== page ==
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Houseplants

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We finally bought some indoor plants and what a difference they make. Can’t believe it took us a year. I think part of the reason we waited so long is that I am afraid of killing them (haven’t had much luck with indoor plants in the past).

I did research on the easiest houseplants to take care of and then headed to Charvat, a local Grosse Pointe florist. Dave Charvat (an owner, I’m assuming) greeted me and gave me an overview of my options.

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When I first walked in, I spotted a full, grassy plant by the window. A ponytail plant. Of course. Was it easy to take care of? Yes. Check. They don’t have a huge pot selection at Charvat, but I did find a perfect $10 one for it. The plant itself I think was around $35.

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They also had a rubber tree that was the exact size I was looking for, so I grabbed it as well. It looks great in the family room and I love the pot from Modernica.

After a bad purchase from Wayfair (their online dimensions were not accurate), I decided to spend a little more cash for a really nice planter, which I am so much happier with.

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I’ve been really wanting a Fiddle Fig (I love the big, glossy leaves) and thank goodness it made the list. For the longest time, I thought Dave was saying FiddleyFig, which made me think of a leprechan every time he said it, but then later I realized he was saying Fiddle-Leaf Fig.

They didn’t have one in stock, but he offered to get one for me and said it would get there within a week. I think it was about $60 or $75? Somewhere in that range. And another chic planter purchase from Modernica.

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A few weeks later I went back to the store, looking for three plants to use for our dining room table centerpiece. I spotted some aboricolas, which Dave said would grow quite a bit unless I kept cutting them back.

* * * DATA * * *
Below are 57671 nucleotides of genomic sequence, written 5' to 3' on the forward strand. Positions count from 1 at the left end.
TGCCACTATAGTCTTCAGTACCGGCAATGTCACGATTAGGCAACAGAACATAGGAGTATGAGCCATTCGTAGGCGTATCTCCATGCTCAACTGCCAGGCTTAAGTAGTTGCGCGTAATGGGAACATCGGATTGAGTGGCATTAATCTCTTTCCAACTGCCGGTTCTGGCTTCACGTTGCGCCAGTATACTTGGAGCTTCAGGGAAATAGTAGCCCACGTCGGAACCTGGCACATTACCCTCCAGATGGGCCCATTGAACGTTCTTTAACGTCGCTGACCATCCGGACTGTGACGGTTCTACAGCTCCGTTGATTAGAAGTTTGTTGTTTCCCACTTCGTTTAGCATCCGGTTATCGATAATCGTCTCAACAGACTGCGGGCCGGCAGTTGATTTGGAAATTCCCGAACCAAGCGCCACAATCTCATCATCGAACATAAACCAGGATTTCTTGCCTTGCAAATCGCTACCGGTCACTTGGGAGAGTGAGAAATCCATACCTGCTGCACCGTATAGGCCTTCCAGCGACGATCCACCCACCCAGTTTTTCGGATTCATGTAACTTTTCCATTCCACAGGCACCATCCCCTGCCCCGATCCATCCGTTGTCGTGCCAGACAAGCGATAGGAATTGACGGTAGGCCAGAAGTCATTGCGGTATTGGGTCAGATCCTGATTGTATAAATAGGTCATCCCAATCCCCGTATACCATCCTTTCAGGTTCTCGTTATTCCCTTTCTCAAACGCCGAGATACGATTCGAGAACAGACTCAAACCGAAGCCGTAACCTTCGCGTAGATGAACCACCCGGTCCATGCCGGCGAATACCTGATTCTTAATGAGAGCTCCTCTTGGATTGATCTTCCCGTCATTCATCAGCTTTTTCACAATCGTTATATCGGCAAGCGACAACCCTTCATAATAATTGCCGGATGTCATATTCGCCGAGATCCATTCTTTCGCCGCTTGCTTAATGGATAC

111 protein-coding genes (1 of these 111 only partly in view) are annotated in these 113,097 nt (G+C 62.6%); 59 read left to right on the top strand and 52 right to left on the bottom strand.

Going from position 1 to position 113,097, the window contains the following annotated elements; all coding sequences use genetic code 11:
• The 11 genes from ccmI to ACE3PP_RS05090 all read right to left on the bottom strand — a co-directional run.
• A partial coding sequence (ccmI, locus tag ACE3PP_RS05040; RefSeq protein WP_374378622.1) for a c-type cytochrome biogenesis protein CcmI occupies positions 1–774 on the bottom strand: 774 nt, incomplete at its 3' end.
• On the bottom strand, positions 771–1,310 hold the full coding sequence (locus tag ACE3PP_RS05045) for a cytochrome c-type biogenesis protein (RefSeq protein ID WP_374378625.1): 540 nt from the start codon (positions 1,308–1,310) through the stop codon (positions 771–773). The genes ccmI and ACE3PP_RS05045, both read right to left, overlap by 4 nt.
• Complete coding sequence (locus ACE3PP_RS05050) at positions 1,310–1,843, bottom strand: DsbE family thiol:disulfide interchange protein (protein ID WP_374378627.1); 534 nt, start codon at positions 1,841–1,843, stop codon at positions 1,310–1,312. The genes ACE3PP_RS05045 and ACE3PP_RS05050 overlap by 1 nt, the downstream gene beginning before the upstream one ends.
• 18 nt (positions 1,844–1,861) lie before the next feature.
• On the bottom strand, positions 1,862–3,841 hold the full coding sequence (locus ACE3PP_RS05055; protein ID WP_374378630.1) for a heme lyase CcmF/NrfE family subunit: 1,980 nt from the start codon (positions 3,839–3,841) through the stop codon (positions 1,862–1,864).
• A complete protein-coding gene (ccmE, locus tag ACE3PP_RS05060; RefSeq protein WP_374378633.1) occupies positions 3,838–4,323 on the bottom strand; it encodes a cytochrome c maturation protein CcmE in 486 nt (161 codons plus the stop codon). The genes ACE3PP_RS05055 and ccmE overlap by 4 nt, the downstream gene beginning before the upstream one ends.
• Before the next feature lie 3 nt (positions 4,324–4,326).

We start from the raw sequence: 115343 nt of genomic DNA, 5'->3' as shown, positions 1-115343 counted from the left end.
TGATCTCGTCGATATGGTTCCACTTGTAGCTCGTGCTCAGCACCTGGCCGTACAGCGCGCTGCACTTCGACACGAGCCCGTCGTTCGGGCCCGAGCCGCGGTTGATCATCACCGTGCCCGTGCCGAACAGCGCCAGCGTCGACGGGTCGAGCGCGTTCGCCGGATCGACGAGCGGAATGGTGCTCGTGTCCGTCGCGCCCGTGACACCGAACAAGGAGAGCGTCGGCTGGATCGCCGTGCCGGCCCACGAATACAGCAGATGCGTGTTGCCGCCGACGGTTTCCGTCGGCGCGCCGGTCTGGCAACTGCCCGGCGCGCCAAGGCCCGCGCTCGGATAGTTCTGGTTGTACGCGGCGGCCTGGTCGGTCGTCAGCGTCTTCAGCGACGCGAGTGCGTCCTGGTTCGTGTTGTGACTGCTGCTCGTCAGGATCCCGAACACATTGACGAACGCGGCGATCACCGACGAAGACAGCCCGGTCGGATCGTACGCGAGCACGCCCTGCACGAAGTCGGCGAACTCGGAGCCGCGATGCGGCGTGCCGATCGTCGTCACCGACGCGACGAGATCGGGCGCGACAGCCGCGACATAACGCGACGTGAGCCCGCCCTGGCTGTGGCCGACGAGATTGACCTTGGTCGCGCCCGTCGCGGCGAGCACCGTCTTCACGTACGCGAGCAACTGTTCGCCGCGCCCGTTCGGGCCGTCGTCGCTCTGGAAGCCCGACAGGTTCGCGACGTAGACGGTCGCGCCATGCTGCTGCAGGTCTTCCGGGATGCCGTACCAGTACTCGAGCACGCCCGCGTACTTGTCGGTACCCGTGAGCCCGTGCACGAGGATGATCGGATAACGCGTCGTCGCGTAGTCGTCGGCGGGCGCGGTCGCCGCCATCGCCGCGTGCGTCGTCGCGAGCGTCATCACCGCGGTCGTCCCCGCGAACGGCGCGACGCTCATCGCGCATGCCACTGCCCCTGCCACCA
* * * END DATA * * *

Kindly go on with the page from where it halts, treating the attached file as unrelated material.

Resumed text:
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He re-potted one of the plants so it would be in the same size container as the others. They fit perfectly in our IKEA pots. I am obviously big on the white pots (if it weren’t for my husband, I would have picked a white pot for the family room, too!).

ponytips (768x1024)I told Dave that the tips of our ponytail plant were turning brown. I remember the delivery guy (they offer free delivery, which is so nice) saying that the worst thing I can do is over-water, so I’ve been careful not to overdo it, but maybe I was under-watering?

He said browning tips happens to their plants as well, and they’ve figured out the reason is the chlorine in the water. He said to leave water sitting out for a day and then water the plants, or use filtered water. I trimmed the tips and am hoping they’ll stay healthy.

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My parsley plant, in the meantime, is sadly ready for the compost pile. It was only a couple dollars at Eastern Market, but I so wanted to keep it alive through winter.

We’ve only had the plants for a month and a half, so I am still nervous about keeping them alive, but so far so good. Do you have houseplants? Which is your favorite?